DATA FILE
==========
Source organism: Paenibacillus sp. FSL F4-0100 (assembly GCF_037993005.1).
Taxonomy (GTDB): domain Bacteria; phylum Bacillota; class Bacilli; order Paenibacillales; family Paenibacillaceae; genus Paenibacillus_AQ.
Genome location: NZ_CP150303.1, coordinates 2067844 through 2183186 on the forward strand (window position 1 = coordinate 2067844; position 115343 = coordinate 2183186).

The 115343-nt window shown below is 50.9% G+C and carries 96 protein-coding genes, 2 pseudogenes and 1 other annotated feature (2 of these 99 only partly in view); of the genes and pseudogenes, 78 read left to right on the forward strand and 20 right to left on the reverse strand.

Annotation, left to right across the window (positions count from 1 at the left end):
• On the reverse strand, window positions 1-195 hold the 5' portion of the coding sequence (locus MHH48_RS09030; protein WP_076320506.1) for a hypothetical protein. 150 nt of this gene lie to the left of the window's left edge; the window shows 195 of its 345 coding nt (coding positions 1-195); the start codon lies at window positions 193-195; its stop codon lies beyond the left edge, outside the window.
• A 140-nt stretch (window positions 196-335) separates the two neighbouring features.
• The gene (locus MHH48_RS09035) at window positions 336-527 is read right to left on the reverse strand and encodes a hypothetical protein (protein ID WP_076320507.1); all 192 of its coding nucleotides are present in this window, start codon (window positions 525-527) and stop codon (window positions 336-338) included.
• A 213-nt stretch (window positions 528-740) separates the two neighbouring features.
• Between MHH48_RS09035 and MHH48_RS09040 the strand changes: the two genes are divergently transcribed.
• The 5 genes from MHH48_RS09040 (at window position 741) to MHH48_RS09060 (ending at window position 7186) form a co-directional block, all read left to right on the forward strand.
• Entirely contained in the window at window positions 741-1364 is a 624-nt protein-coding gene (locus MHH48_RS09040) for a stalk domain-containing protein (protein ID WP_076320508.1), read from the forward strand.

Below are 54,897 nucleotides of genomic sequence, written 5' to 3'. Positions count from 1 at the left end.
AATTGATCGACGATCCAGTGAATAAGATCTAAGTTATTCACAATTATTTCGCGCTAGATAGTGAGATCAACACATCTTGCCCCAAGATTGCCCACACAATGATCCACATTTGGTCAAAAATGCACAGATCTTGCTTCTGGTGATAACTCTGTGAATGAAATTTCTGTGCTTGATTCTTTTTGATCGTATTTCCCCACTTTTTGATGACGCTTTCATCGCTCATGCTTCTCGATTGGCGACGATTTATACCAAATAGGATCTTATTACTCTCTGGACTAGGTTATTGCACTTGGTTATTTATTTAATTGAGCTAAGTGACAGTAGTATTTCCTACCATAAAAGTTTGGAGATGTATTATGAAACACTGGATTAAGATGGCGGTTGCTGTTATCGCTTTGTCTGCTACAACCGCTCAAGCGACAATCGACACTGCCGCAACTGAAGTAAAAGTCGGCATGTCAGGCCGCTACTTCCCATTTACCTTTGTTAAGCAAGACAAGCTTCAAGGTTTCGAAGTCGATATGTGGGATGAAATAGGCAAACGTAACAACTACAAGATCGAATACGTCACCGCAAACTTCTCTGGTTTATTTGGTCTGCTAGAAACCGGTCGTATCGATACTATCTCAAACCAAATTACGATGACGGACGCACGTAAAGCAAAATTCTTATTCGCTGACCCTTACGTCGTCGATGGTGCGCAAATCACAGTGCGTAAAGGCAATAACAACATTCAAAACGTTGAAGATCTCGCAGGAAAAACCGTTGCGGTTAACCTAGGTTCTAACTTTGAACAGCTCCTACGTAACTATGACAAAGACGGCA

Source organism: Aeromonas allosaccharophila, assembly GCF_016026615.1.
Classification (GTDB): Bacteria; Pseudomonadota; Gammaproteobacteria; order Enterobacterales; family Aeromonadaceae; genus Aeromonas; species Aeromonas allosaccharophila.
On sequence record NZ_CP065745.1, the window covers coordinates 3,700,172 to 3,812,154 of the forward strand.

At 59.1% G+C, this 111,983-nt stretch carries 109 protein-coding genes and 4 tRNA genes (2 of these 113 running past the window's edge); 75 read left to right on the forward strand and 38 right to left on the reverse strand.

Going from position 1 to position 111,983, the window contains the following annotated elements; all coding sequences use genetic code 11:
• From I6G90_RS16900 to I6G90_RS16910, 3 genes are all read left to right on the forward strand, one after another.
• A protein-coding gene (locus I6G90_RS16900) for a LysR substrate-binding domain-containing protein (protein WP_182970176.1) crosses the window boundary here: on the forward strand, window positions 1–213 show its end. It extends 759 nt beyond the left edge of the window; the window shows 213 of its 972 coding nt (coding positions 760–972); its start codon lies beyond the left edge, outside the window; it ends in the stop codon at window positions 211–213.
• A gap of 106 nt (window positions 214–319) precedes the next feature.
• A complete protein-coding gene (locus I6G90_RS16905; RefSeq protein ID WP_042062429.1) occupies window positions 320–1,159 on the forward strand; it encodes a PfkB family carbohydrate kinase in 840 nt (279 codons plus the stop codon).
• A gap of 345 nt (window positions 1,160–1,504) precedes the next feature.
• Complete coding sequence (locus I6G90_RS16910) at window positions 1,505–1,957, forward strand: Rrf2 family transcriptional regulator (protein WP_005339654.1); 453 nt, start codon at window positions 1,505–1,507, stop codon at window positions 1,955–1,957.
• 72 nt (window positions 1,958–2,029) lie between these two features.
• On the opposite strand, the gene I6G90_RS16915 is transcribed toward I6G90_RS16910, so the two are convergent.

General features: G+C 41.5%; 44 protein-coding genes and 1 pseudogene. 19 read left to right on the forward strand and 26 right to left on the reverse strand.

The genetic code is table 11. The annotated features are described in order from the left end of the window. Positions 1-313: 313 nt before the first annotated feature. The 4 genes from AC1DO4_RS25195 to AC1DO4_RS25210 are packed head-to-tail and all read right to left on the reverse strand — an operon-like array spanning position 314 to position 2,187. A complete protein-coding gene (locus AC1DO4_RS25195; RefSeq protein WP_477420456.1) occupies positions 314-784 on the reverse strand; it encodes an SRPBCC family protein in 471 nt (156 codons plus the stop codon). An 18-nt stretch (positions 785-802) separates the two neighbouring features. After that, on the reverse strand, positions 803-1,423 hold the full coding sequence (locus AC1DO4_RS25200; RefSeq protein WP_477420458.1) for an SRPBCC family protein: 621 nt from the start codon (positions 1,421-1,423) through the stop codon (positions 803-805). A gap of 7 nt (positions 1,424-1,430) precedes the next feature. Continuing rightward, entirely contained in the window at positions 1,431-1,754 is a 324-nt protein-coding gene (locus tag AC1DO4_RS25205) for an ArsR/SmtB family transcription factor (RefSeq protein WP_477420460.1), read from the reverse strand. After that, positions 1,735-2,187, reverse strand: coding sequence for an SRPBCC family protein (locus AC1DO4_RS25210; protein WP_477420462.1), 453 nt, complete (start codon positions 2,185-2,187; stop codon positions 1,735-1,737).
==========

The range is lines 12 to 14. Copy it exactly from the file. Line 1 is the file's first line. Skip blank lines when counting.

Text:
• Entirely contained in the window at window positions 741-1364 is a 624-nt protein-coding gene (locus MHH48_RS09040) for a stalk domain-containing protein (protein ID WP_076320508.1), read from the forward strand.

Below are 54,897 nucleotides of genomic sequence, written 5' to 3'. Positions count from 1 at the left end.
AATTGATCGACGATCCAGTGAATAAGATCTAAGTTATTCACAATTATTTCGCGCTAGATAGTGAGATCAACACATCTTGCCCCAAGATTGCCCACACAATGATCCACATTTGGTCAAAAATGCACAGATCTTGCTTCTGGTGATAACTCTGTGAATGAAATTTCTGTGCTTGATTCTTTTTGATCGTATTTCCCCACTTTTTGATGACGCTTTCATCGCTCATGCTTCTCGATTGGCGACGATTTATACCAAATAGGATCTTATTACTCTCTGGACTAGGTTATTGCACTTGGTTATTTATTTAATTGAGCTAAGTGACAGTAGTATTTCCTACCATAAAAGTTTGGAGATGTATTATGAAACACTGGATTAAGATGGCGGTTGCTGTTATCGCTTTGTCTGCTACAACCGCTCAAGCGACAATCGACACTGCCGCAACTGAAGTAAAAGTCGGCATGTCAGGCCGCTACTTCCCATTTACCTTTGTTAAGCAAGACAAGCTTCAAGGTTTCGAAGTCGATATGTGGGATGAAATAGGCAAACGTAACAACTACAAGATCGAATACGTCACCGCAAACTTCTCTGGTTTATTTGGTCTGCTAGAAACCGGTCGTATCGATACTATCTCAAACCAAATTACGATGACGGACGCACGTAAAGCAAAATTCTTATTCGCTGACCCTTACGTCGTCGATGGTGCGCAAATCACAGTGCGTAAAGGCAATAACAACATTCAAAACGTTGAAGATCTCGCAGGAAAAACCGTTGCGGTTAACCTAGGTTCTAACTTTGAACAGCTCCTACGTAACTATGACAAAGACGGCA